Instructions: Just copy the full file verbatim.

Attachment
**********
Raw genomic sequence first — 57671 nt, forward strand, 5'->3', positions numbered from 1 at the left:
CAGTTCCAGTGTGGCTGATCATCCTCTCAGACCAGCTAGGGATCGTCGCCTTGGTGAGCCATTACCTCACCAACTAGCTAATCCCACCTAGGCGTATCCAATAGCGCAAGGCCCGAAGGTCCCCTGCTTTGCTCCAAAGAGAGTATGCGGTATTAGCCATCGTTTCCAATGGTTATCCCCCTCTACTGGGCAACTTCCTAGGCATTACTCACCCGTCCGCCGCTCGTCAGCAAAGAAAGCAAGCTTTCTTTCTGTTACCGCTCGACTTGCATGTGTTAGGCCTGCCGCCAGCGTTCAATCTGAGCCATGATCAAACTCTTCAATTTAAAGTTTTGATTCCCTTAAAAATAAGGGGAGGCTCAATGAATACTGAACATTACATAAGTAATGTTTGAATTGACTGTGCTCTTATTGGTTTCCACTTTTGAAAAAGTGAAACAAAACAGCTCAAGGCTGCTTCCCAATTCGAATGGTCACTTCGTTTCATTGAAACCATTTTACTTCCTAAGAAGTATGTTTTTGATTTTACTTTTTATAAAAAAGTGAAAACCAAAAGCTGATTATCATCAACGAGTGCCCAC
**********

Raw genomic sequence first — 57671 nt, forward strand, 5'->3', positions numbered from 1 at the left:
CAGTTCCAGTGTGGCTGATCATCCTCTCAGACCAGCTAGGGATCGTCGCCTTGGTGAGCCATTACCTCACCAACTAGCTAATCCCACCTAGGCGTATCCAATAGCGCAAGGCCCGAAGGTCCCCTGCTTTGCTCCAAAGAGAGTATGCGGTATTAGCCATCGTTTCCAATGGTTATCCCCCTCTACTGGGCAACTTCCTAGGCATTACTCACCCGTCCGCCGCTCGTCAGCAAAGAAAGCAAGCTTTCTTTCTGTTACCGCTCGACTTGCATGTGTTAGGCCTGCCGCCAGCGTTCAATCTGAGCCATGATCAAACTCTTCAATTTAAAGTTTTGATTCCCTTAAAAATAAGGGGAGGCTCAATGAATACTGAACATTACATAAGTAATGTTTGAATTGACTGTGCTCTTATTGGTTTCCACTTTTGAAAAAGTGAAACAAAACAGCTCAAGGCTGCTTCCCAATTCGAATGGTCACTTCGTTTCATTGAAACCATTTTACTTCCTAAGAAGTATGTTTTTGATTTTACTTTTTATAAAAAAGTGAAAACCAAAAGCTGATTATCATCAACGAGTGCCCAC